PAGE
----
Kivrin is well tutored on medieval life, inoculated against the prevailing diseases, and carefully dressed in an medieval outfit, but she’s sent with no electronic devices (except a recorder/translator), no weapons, no medicines, no money. It seems pretty irresponsible, especially as she’s aiming for 1320, which was till recently rated a 10 of 10 on the scale of “centuries you really don’t want to go to”. (Gilchrist thinks it really wasn’t that bad, so he re-rated it.) I won’t say this is a flaw in the book, as the irresponsibility of the attempt is thoroughly experienced and explored by the characters.

Worldbuilding besides time travel is minimal… Oxford in 60 years’ time (the book was published in 1992) seems pretty contemporary. Dunworthy seems to be head of Balliol, so there’s a good deal about his other responsibilities, from dealing with helicopter parents to hosting a group of American bell-ringers. A lot of this is at Wodehouse levels… amusing but not exactly in tune with the rest of the book.

Once Kivrin gets to the 14th century, she has to fit into the life of a medieval manor house. This part of the book is a lot of fun. She starts out with severe language problems: her electronic translator can’t handle the local Middle English. Willis gives plenty of samples; I’m happy to report that I figured it out long before the translator does. (Hint: Willis makes heavy use of a typographical trick to obfuscate it.) She gets to know the family and the tiny village it’s staying in. A clever bit is that it’s interacting with the six-year-old daughter that’s key to understanding the language and the family.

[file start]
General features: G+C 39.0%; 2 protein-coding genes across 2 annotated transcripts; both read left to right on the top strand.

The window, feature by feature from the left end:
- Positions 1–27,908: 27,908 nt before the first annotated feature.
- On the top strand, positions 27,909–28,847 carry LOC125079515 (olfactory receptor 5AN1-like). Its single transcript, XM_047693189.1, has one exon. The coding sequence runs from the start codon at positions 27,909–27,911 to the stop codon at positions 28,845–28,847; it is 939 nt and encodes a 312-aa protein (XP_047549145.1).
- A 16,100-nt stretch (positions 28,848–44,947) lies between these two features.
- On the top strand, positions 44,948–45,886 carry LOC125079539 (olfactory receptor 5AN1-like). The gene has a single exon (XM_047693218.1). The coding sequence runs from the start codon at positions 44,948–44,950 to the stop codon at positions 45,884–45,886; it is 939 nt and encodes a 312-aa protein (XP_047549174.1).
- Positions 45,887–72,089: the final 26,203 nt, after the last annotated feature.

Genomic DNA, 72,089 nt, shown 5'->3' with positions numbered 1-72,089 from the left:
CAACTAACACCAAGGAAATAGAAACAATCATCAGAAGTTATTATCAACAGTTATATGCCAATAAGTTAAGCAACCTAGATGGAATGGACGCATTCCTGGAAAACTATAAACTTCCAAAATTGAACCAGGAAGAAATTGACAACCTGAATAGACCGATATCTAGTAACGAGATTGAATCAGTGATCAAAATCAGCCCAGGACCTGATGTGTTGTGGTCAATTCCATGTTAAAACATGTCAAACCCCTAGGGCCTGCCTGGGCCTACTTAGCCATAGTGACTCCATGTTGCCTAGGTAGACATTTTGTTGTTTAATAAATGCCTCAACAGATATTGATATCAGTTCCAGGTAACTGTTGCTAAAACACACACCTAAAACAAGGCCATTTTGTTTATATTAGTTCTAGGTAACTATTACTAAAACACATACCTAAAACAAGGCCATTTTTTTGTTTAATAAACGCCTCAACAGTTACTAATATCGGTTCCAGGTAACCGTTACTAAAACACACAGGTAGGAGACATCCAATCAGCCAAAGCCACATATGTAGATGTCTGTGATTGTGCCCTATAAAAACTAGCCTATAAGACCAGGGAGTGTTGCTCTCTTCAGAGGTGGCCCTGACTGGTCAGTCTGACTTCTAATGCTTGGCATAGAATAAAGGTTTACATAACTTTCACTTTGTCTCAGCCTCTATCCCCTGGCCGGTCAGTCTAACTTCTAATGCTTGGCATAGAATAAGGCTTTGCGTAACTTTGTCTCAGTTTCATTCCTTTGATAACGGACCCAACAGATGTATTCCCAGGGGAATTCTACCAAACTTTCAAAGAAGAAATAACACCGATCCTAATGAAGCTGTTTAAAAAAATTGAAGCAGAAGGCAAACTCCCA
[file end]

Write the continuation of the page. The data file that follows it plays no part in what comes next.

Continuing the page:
Willis is clear that being a female time traveler in 1320 is particularly dangerous. Dunworthy perhaps over-worries this, to the point of exasperating Kivrin.  She and Gilchrist have worked out an angle: she was traveling with retainers, but attacked by ruffians and left alone. Now, this only solves part of the problem (explaining why she’s alone), and doesn’t address allowing her to proceed alone. But I’d say the book finds a good balance between respecting the difficulties a woman would face in the Middle Ages, and respecting her agency as a highly trained modern person.

Did I hint that things go wrong?  Things go wrong.

OK, this is the Line of Truth. The book goes off into grimmer territory, and if you don’t want to know about that, stop here.


Right in chapter 2, we get problems. Badri, the tech in charge of the temporal insertion, gets extremely sick. Without giving too much away, this sickness spreads throughout Oxford and greatly impedes the modern team in keeping track of Kivrin.

Kivrin, not coincidentally, comes down with the same illness, which complicates her first days in the past. She gets better, but perhaps you’re seeing a theme here. Later on a far more serious sickness, an epidemic, comes to the village.